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lifer4700
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Old April 18th, 2014, 10:26 AM
Quote:
Originally Posted by liz View Post
If your players are going to be manipulating their characters on their own computers, they should have their own separate Hero Lab accounts.

Keep in mind that you can use the Editor to create material as well. So, if you're playing Pathfinder and one of your players uses one feat from Ultimate Combat and nothing else, it may make more sense for them not to purchase the additional supplement and just add the feat through the Editor.

Rob explained it really well in a previous thread with someone asking a similar question:



His suggestion at the end may be a good solution for your group if you don't think they'd want to purchase Hero Lab.


So, I think I was using it correctly... (I stopped using HL because we don't use Pathfinder anymore)

I have all four licenses - the two I got when I purchased HL, and the additional two for $10 each. I bought nearly all the PF datasets.

I kept one copy on my "main" computer that I did the majority of the editing on (let's face it, nothing beats a real keyboard and mouse), and one on my laptop that I used when I ran the game session - Tactical Console rocks!

I also had one each on two "side" machines that players could go up to during breaks or during downtime and play around with their characters, check requirements for prestige classes, plan out feat progressions, print extra character sheets, make updates, and the like.

I would sync all the character portfolios manually when needed.

I had always assumed this was legal, since all computers were owned by me, and only one person at a time was ever using each licence. Was I good?



* As for players needing HL during combat, I find it's not a requirement. I do have one that uses the iPad app, but no one else owns an iPad (all Android). So I just check the conditions, and other adjustments (ShadowChemosh rulez!) myself from the Tactical Console. I know their bonuses better than they do sometimes.
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Nikmal
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Old April 18th, 2014, 10:48 PM
Quote:
Originally Posted by cryptoknight View Post
That said, if it's only installed on 1 PC... as I understand the licensing for HL it's per Machine (i.e. friends can sit down at your PC and make and create characters with no trouble)... If you seriously setup a Windows Terminal Server in Application mode and put HL on it... it's still only installed on one PC at that point.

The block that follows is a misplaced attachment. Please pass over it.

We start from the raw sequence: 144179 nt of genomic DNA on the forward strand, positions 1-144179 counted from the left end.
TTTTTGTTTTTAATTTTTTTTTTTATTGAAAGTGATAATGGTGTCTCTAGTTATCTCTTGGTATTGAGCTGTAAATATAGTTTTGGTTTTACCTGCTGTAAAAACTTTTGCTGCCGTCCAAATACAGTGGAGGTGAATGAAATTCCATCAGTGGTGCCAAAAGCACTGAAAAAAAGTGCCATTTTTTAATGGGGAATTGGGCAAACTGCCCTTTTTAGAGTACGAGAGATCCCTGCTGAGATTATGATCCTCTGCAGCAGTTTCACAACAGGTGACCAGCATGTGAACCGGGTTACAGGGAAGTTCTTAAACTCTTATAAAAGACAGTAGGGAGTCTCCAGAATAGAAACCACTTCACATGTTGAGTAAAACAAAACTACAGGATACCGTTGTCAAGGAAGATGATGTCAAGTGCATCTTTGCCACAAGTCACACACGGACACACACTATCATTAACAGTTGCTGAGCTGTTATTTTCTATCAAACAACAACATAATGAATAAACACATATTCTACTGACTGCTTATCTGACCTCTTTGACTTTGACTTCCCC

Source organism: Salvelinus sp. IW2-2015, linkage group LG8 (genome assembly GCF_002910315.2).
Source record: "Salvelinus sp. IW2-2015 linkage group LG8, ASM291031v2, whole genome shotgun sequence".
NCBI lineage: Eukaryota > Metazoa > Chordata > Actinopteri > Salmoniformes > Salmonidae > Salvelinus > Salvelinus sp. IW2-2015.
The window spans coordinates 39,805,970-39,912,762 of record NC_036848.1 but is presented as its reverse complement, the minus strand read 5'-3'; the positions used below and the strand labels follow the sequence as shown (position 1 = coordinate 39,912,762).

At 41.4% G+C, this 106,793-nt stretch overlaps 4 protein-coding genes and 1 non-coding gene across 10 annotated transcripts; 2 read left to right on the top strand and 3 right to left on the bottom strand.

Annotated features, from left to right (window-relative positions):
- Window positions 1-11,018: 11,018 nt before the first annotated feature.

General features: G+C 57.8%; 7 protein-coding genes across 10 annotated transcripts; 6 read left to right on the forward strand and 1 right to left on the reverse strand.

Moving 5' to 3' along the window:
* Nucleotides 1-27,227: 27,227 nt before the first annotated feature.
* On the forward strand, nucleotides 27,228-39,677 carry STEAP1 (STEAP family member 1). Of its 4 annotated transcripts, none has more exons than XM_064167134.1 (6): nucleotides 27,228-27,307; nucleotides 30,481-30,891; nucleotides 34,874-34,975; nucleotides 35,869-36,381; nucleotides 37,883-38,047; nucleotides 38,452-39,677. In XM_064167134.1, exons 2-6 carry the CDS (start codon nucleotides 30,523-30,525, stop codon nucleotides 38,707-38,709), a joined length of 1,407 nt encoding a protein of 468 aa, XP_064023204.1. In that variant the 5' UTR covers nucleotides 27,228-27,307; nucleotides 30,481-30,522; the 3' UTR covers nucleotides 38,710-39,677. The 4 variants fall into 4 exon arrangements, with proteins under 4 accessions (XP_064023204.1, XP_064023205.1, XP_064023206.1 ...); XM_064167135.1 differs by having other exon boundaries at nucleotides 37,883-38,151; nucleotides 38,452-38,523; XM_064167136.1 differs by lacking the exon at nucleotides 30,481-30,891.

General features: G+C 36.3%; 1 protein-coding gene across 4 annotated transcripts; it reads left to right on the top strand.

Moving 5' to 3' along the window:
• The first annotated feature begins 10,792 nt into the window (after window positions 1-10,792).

If it is installed on only the one machine.. you will not be able to enable it for group use even if you do it through a remote desktop option or some such. As only one person at a time could use it.
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Bloodyraven
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Old April 20th, 2014, 04:54 AM
Quote:
Originally Posted by Korlall View Post
Hey there,

I bought Hero Lab and planning to buy the additional data packages. I'm the DM and the players are currently using an excel sheet for their characters but I think they would love to use Herolab as well. I know they won't buy the product with all the packages themselves.

I know the software comes with 2 licenses and we can buy other in other to use Herolab on other computers but it doesn't say really if it's intended for the same person or not...

Can I buy additional licenses and give them to my players so they can manage their characters with all the datapackages I would have bought so we could all use Hero Lab while gaming ?

Thanks
Hey Korlall,

As both a player and GM, I find Hero Labs an incredible tool. I have all the add ons for Pathfinder, and my group contributes a small token when new data is available. People email me the changes at level up, and I print to a PDF or output the statblock into Dropbox, and a few tech savvy players are using their Mac iPads to play with the herolab sheets (which allow you to self edit live, during play, and even upload the changes back to a central database like Dropbox).

This way, all players and the GM (if not my campaign), can see the new updated sheets. Yes, it requires time on my part, but it allows for one point person using the system. People can still access their own books ($40+ for some core material per book), and then email the changes. Or, conversely, have people show up early and learn to use the program themselves while you prep the gaming area.

No matter how you slice it, people will have to pay money at some point. Even if you decide to forgo the system and use books, only one person can take said book home. Only one person can read the book at a time. It comes down to personal preference. Do you, as a player want to invest all that money into hard copy books and lug them everywhere, or do you want to bring a laptop/have a computer with all the data? Wolflair, myself, nobody can dictate what you do but yourself.

I hope you enjoy the system for what it is, a great resource tool…I do!
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ChrisRevocateur
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Old April 23rd, 2014, 09:29 AM
Quote:
Originally Posted by cryptoknight View Post
If you're legitimately purchasing a Windows Server, and the CALS for it... Hero Lab is a bargain in comparison.